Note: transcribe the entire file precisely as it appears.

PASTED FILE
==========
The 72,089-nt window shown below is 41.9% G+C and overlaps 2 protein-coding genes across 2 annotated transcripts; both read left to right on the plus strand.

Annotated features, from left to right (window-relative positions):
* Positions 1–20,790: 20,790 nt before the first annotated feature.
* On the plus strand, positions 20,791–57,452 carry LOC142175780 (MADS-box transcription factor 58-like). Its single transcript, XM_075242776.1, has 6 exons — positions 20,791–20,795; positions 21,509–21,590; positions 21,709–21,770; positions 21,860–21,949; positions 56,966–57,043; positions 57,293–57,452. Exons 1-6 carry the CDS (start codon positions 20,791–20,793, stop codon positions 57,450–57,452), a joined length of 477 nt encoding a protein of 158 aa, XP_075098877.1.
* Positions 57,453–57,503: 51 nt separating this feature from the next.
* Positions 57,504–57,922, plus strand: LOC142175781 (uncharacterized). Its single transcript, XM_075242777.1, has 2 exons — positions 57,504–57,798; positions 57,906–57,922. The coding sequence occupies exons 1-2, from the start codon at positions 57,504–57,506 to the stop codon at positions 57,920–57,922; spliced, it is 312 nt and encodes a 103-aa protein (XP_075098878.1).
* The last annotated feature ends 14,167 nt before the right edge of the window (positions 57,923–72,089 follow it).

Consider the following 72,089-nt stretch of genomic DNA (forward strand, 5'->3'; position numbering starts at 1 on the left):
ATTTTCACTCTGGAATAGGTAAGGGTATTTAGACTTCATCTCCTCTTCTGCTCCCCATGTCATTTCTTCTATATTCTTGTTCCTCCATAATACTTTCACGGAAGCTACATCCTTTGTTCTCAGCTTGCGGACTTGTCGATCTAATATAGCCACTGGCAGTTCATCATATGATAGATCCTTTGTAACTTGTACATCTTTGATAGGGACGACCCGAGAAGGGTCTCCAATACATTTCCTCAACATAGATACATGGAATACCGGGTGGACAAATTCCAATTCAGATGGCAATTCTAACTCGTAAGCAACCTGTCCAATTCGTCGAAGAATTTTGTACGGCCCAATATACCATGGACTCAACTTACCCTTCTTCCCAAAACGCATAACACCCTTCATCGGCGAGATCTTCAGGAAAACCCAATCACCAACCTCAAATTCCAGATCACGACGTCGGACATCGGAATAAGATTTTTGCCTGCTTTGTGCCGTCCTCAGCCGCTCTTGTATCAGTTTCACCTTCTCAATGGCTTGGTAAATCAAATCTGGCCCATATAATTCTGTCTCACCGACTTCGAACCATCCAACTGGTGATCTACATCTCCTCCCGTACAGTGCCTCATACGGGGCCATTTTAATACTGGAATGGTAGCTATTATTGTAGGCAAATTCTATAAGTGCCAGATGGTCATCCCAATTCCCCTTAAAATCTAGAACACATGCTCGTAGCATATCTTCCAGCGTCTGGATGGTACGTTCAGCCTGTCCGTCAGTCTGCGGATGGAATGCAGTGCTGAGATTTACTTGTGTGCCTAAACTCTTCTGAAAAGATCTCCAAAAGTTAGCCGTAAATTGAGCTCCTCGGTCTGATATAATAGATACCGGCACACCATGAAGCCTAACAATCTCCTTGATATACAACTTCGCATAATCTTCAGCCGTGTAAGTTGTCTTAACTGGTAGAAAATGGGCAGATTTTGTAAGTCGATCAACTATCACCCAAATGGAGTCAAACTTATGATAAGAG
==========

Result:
The 72,089-nt window shown below is 41.9% G+C and overlaps 2 protein-coding genes across 2 annotated transcripts; both read left to right on the plus strand.

Annotated features, from left to right (window-relative positions):
* Positions 1–20,790: 20,790 nt before the first annotated feature.
* On the plus strand, positions 20,791–57,452 carry LOC142175780 (MADS-box transcription factor 58-like). Its single transcript, XM_075242776.1, has 6 exons — positions 20,791–20,795; positions 21,509–21,590; positions 21,709–21,770; positions 21,860–21,949; positions 56,966–57,043; positions 57,293–57,452. Exons 1-6 carry the CDS (start codon positions 20,791–20,793, stop codon positions 57,450–57,452), a joined length of 477 nt encoding a protein of 158 aa, XP_075098877.1.
* Positions 57,453–57,503: 51 nt separating this feature from the next.
* Positions 57,504–57,922, plus strand: LOC142175781 (uncharacterized). Its single transcript, XM_075242777.1, has 2 exons — positions 57,504–57,798; positions 57,906–57,922. The coding sequence occupies exons 1-2, from the start codon at positions 57,504–57,506 to the stop codon at positions 57,920–57,922; spliced, it is 312 nt and encodes a 103-aa protein (XP_075098878.1).
* The last annotated feature ends 14,167 nt before the right edge of the window (positions 57,923–72,089 follow it).

Consider the following 72,089-nt stretch of genomic DNA (forward strand, 5'->3'; position numbering starts at 1 on the left):
ATTTTCACTCTGGAATAGGTAAGGGTATTTAGACTTCATCTCCTCTTCTGCTCCCCATGTCATTTCTTCTATATTCTTGTTCCTCCATAATACTTTCACGGAAGCTACATCCTTTGTTCTCAGCTTGCGGACTTGTCGATCTAATATAGCCACTGGCAGTTCATCATATGATAGATCCTTTGTAACTTGTACATCTTTGATAGGGACGACCCGAGAAGGGTCTCCAATACATTTCCTCAACATAGATACATGGAATACCGGGTGGACAAATTCCAATTCAGATGGCAATTCTAACTCGTAAGCAACCTGTCCAATTCGTCGAAGAATTTTGTACGGCCCAATATACCATGGACTCAACTTACCCTTCTTCCCAAAACGCATAACACCCTTCATCGGCGAGATCTTCAGGAAAACCCAATCACCAACCTCAAATTCCAGATCACGACGTCGGACATCGGAATAAGATTTTTGCCTGCTTTGTGCCGTCCTCAGCCGCTCTTGTATCAGTTTCACCTTCTCAATGGCTTGGTAAATCAAATCTGGCCCATATAATTCTGTCTCACCGACTTCGAACCATCCAACTGGTGATCTACATCTCCTCCCGTACAGTGCCTCATACGGGGCCATTTTAATACTGGAATGGTAGCTATTATTGTAGGCAAATTCTATAAGTGCCAGATGGTCATCCCAATTCCCCTTAAAATCTAGAACACATGCTCGTAGCATATCTTCCAGCGTCTGGATGGTACGTTCAGCCTGTCCGTCAGTCTGCGGATGGAATGCAGTGCTGAGATTTACTTGTGTGCCTAAACTCTTCTGAAAAGATCTCCAAAAGTTAGCCGTAAATTGAGCTCCTCGGTCTGATATAATAGATACCGGCACACCATGAAGCCTAACAATCTCCTTGATATACAACTTCGCATAATCTTCAGCCGTGTAAGTTGTCTTAACTGGTAGAAAATGGGCAGATTTTGTAAGTCGATCAACTATCACCCAAATGGAGTCAAACTTATGATAAGAG